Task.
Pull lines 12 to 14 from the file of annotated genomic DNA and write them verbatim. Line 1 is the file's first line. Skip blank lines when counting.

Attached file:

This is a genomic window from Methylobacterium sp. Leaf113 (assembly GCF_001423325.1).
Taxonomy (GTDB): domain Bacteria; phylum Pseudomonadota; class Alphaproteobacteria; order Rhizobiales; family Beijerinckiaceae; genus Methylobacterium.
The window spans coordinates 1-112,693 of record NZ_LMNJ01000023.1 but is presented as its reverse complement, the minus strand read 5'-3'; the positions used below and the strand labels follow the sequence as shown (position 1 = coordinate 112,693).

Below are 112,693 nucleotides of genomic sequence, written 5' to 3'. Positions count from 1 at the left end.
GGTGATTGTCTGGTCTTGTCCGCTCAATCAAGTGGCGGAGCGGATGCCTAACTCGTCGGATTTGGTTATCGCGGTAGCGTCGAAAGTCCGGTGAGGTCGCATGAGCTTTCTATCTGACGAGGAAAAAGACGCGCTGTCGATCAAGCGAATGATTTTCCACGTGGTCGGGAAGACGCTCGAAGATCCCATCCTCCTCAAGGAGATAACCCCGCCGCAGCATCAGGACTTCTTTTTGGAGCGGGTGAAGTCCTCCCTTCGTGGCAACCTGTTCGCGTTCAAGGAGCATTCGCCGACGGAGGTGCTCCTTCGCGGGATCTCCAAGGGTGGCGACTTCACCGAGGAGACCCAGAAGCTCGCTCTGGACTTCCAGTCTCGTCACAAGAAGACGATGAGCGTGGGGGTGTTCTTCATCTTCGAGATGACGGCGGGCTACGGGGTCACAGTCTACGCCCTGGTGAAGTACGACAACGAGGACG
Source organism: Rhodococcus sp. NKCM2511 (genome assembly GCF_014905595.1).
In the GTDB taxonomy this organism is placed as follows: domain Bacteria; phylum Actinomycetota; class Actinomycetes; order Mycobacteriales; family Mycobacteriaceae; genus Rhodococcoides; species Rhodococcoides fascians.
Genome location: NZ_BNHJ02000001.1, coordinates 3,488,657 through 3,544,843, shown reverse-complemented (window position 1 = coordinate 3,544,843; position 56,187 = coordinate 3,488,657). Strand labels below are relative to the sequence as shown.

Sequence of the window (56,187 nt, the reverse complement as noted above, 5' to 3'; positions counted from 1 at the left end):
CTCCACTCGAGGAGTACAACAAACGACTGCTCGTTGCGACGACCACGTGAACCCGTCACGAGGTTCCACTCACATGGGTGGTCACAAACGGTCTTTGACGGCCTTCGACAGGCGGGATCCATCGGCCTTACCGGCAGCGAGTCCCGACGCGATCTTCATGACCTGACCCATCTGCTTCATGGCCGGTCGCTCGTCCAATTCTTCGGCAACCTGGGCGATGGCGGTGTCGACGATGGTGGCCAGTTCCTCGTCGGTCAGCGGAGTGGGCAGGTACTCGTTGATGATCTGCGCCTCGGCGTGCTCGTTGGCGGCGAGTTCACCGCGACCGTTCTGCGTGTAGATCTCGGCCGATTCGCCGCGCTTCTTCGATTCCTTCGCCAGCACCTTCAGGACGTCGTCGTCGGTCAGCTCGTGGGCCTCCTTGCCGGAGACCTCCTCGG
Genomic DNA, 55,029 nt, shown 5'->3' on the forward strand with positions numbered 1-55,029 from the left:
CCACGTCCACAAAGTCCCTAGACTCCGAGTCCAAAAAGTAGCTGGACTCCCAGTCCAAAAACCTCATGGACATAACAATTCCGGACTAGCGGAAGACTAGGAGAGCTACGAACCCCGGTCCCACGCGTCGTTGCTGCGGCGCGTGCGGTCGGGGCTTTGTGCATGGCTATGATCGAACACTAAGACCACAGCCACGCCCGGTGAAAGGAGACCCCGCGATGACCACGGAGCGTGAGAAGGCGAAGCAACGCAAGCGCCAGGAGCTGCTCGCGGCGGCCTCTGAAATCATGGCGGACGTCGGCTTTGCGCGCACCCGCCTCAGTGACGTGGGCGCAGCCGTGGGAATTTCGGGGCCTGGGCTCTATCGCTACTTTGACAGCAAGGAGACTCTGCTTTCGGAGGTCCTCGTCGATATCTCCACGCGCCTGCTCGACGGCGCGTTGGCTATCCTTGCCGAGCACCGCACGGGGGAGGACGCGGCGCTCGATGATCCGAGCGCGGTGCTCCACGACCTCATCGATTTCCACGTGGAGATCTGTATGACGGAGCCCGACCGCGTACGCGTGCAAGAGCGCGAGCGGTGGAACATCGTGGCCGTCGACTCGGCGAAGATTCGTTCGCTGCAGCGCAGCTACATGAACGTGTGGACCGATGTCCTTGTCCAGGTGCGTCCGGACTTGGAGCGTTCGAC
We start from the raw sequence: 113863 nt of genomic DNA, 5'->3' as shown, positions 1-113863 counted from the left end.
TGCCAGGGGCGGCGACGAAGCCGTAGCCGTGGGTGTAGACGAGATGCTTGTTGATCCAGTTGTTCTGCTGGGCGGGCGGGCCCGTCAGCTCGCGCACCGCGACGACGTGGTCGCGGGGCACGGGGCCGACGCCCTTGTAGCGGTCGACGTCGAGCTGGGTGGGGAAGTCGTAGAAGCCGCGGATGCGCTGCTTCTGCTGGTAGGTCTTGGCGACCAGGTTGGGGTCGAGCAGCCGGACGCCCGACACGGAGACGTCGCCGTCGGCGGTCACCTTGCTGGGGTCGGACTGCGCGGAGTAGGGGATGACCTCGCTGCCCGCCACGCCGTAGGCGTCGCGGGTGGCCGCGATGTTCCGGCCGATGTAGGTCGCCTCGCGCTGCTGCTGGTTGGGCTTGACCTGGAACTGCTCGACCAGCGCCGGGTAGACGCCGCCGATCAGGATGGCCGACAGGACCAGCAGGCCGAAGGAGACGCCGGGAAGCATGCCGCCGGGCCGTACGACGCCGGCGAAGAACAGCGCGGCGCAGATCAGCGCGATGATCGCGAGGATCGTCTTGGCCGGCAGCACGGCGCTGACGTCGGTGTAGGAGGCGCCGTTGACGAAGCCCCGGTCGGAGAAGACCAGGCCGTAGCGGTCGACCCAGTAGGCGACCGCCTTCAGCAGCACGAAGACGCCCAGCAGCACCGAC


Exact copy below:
CCACGTCCACAAAGTCCCTAGACTCCGAGTCCAAAAAGTAGCTGGACTCCCAGTCCAAAAACCTCATGGACATAACAATTCCGGACTAGCGGAAGACTAGGAGAGCTACGAACCCCGGTCCCACGCGTCGTTGCTGCGGCGCGTGCGGTCGGGGCTTTGTGCATGGCTATGATCGAACACTAAGACCACAGCCACGCCCGGTGAAAGGAGACCCCGCGATGACCACGGAGCGTGAGAAGGCGAAGCAACGCAAGCGCCAGGAGCTGCTCGCGGCGGCCTCTGAAATCATGGCGGACGTCGGCTTTGCGCGCACCCGCCTCAGTGACGTGGGCGCAGCCGTGGGAATTTCGGGGCCTGGGCTCTATCGCTACTTTGACAGCAAGGAGACTCTGCTTTCGGAGGTCCTCGTCGATATCTCCACGCGCCTGCTCGACGGCGCGTTGGCTATCCTTGCCGAGCACCGCACGGGGGAGGACGCGGCGCTCGATGATCCGAGCGCGGTGCTCCACGACCTCATCGATTTCCACGTGGAGATCTGTATGACGGAGCCCGACCGCGTACGCGTGCAAGAGCGCGAGCGGTGGAACATCGTGGCCGTCGACTCGGCGAAGATTCGTTCGCTGCAGCGCAGCTACATGAACGTGTGGACCGATGTCCTTGTCCAGGTGCGTCCGGACTTGGAGCGTTCGAC
We start from the raw sequence: 113863 nt of genomic DNA, 5'->3' as shown, positions 1-113863 counted from the left end.
TGCCAGGGGCGGCGACGAAGCCGTAGCCGTGGGTGTAGACGAGATGCTTGTTGATCCAGTTGTTCTGCTGGGCGGGCGGGCCCGTCAGCTCGCGCACCGCGACGACGTGGTCGCGGGGCACGGGGCCGACGCCCTTGTAGCGGTCGACGTCGAGCTGGGTGGGGAAGTCGTAGAAGCCGCGGATGCGCTGCTTCTGCTGGTAGGTCTTGGCGACCAGGTTGGGGTCGAGCAGCCGGACGCCCGACACGGAGACGTCGCCGTCGGCGGTCACCTTGCTGGGGTCGGACTGCGCGGAGTAGGGGATGACCTCGCTGCCCGCCACGCCGTAGGCGTCGCGGGTGGCCGCGATGTTCCGGCCGATGTAGGTCGCCTCGCGCTGCTGCTGGTTGGGCTTGACCTGGAACTGCTCGACCAGCGCCGGGTAGACGCCGCCGATCAGGATGGCCGACAGGACCAGCAGGCCGAAGGAGACGCCGGGAAGCATGCCGCCGGGCCGTACGACGCCGGCGAAGAACAGCGCGGCGCAGATCAGCGCGATGATCGCGAGGATCGTCTTGGCCGGCAGCACGGCGCTGACGTCGGTGTAGGAGGCGCCGTTGACGAAGCCCCGGTCGGAGAAGACCAGGCCGTAGCGGTCGACCCAGTAGGCGACCGCCTTCAGCAGCACGAAGACGCCCAGCAGCACCGAC